Anything that compels a motorist to take their attention off the road while driving is considered distracted driving. As I've mentioned in my previous blogs it's not surprising that distractions are pretty high on the list of causes for fatal vehicle accidents nationwide. The National Highway Traffic Safety Administration released a statement revealing that an estimated 30% of all motor vehicle collisions in the United States involving fatal injuries were caused by distractions like texting, operating a navigation system, and eating and drinking while behind the wheel.
Distracted driving has become such a major issue in Pennsylvania, that some are calling it an epidemic. According to the state's Department of Transportation, distractions on the road is a continual problem for residents statewide. In 2012, more than 14,600 collisions involved a distracted driver, of these crashes 57 people died. If drivers had not succumbed to distractions, these accidents could have been prevented.
Pennsylvania has made efforts to minimize its problems with distracted driving by implementing a texting-while-driving ban and by prohibiting motorists from wearing headphones or earphones while behind the wheel. Each driver caught engaging in this misconduct is subject to paying a fine. But despite the state's attempt to decrease accident rates, those high numbers of distracted driving-related accidents have continued. Although distractions are causing the collisions, researchers are focusing on an underlying problem: what causes drivers to feel they can take their eyes and mind off of the road?
The answer is complacency. Drivers begin to feel complacent - satisfied with the way things are without wanting to improve - when they've been driving for awhile. We see complacent drivers over represented in the large truck driving industry traveling hundreds and thousands of miles throughout the United States. We see complacent drivers on our local roadways and highways every single day, driving to and from work and school. Recent studies conclude that seasoned drivers with more than five years of experience begin to forget just how dangerous driving can be. As a result, motorists feel like they can send a quick text, make a phone call, or groom themselves in the mirror without posing a risk to other drivers and putting themselves in danger.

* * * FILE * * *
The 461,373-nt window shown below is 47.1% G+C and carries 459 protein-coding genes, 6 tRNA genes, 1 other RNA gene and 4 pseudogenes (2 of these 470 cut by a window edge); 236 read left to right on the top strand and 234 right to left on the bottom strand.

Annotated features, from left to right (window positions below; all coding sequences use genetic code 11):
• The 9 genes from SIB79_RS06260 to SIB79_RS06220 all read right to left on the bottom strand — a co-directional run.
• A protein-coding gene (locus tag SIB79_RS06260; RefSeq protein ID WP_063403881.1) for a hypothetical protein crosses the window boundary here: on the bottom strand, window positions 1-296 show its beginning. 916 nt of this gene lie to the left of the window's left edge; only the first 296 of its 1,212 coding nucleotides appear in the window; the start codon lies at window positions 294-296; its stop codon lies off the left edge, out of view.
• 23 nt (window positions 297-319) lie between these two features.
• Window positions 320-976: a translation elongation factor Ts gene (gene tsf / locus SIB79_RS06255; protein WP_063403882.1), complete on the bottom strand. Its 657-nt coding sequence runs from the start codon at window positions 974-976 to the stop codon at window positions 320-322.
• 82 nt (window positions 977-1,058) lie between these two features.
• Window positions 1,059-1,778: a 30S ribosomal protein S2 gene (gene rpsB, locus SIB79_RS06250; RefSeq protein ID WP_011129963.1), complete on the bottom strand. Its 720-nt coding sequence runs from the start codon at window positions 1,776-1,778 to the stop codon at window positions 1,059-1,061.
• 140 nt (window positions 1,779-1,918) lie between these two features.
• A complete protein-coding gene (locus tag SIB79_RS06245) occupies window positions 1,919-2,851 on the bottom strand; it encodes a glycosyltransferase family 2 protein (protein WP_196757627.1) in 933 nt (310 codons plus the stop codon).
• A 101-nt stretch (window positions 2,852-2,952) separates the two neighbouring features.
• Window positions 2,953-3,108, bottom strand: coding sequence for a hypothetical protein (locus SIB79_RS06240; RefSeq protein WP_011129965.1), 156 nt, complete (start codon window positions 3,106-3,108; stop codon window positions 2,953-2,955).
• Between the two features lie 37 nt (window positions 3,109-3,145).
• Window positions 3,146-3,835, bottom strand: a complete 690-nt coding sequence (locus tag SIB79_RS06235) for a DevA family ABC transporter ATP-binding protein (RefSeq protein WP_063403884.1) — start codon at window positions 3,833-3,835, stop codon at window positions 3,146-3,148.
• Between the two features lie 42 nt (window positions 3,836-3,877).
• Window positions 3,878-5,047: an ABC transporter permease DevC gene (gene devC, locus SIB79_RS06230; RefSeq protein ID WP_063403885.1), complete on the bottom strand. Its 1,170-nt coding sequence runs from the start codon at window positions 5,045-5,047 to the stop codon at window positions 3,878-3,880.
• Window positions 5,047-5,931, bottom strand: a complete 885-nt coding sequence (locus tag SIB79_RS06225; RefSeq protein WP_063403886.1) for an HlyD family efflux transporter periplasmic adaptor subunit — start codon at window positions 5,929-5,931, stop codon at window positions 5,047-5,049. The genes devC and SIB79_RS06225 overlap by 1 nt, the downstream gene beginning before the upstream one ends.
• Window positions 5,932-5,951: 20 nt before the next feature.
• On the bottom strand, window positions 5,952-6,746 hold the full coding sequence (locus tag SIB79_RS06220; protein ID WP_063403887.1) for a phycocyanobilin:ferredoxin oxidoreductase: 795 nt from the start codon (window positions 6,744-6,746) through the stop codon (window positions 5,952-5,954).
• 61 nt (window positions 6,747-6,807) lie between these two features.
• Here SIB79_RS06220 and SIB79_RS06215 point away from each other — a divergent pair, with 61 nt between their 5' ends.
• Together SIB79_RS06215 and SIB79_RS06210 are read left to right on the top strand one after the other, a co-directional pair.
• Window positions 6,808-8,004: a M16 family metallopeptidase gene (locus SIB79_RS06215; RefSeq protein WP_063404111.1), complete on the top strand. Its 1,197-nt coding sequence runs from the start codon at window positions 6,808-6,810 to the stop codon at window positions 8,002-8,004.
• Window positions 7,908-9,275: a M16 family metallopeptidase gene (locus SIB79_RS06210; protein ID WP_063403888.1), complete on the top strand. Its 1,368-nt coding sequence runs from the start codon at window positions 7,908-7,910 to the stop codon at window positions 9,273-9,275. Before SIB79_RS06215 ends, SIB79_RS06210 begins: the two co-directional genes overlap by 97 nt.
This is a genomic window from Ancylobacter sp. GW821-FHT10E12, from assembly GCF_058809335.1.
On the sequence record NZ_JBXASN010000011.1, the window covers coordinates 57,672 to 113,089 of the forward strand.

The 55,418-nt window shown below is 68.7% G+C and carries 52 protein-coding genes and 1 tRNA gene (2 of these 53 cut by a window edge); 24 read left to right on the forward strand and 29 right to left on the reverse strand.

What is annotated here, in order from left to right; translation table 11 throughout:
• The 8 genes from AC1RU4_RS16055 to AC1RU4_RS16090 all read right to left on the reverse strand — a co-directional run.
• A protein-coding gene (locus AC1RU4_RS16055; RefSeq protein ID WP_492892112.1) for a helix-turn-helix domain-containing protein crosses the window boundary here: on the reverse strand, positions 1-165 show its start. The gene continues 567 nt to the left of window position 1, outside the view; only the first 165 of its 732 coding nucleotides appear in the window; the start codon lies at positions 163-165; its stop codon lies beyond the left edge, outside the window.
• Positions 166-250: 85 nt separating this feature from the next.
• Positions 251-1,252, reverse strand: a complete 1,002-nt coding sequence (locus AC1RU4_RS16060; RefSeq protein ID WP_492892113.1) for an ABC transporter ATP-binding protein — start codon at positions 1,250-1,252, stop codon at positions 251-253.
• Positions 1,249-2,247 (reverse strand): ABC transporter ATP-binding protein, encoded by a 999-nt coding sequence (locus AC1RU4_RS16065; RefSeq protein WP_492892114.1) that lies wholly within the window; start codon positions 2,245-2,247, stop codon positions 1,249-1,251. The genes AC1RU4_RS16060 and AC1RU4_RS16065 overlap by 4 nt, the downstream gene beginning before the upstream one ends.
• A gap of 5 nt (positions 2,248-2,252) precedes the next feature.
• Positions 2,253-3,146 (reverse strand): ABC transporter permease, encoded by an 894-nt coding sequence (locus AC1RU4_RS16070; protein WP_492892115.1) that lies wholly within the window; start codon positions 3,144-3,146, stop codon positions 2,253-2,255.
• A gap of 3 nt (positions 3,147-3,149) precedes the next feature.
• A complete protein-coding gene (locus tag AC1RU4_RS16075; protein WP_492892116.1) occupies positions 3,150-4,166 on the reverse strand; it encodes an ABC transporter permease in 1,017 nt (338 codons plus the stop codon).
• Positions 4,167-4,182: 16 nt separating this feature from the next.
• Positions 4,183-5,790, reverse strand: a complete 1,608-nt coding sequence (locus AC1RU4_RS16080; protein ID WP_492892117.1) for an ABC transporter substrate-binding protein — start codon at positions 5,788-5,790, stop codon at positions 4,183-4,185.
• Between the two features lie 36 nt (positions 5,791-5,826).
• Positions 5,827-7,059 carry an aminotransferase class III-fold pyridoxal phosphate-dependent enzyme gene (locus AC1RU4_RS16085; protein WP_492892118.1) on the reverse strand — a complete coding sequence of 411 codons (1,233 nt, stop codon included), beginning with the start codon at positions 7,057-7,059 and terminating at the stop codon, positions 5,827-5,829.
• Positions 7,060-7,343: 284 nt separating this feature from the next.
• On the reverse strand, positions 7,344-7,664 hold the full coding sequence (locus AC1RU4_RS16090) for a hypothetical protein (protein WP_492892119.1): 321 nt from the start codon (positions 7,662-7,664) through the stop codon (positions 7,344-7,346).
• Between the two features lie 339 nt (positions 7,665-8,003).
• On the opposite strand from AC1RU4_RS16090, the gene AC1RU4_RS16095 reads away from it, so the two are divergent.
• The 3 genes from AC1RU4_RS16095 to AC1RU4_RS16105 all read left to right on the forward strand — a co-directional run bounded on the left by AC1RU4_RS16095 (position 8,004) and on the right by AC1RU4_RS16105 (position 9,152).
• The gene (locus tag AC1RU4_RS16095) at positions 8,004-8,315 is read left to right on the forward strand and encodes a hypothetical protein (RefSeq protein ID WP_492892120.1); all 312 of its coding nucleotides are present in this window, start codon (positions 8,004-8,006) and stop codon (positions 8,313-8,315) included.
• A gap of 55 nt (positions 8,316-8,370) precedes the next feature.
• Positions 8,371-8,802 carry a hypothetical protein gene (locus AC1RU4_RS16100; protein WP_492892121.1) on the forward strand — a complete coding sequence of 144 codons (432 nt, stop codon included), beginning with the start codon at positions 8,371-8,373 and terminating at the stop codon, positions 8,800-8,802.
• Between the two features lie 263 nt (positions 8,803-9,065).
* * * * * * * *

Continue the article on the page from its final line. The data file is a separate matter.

Combating complacent driving is possible with a few simple actions, researchers say. One suggestion is for drivers to alter their routines. Simple gestures like looking in the rearview mirror twice (rather than once) before switching lanes or setting goals every car ride to tailgate less, for example, are small but effective changes that help fight off complacency. Also its a good idea to pay close attention to what other drivers are doing. Perhaps if you see someone texting and driving beside you, you 'll decide to keep a greater distance between your car and their vehicle on the road. Simply being more aware is an important aspect of warding off complacency.
If you or someone you know has been injured in a car accident, Call the Brod Law Firm today for immediate assistance at 1-888-435-7946 or contact us online for a free consultation.
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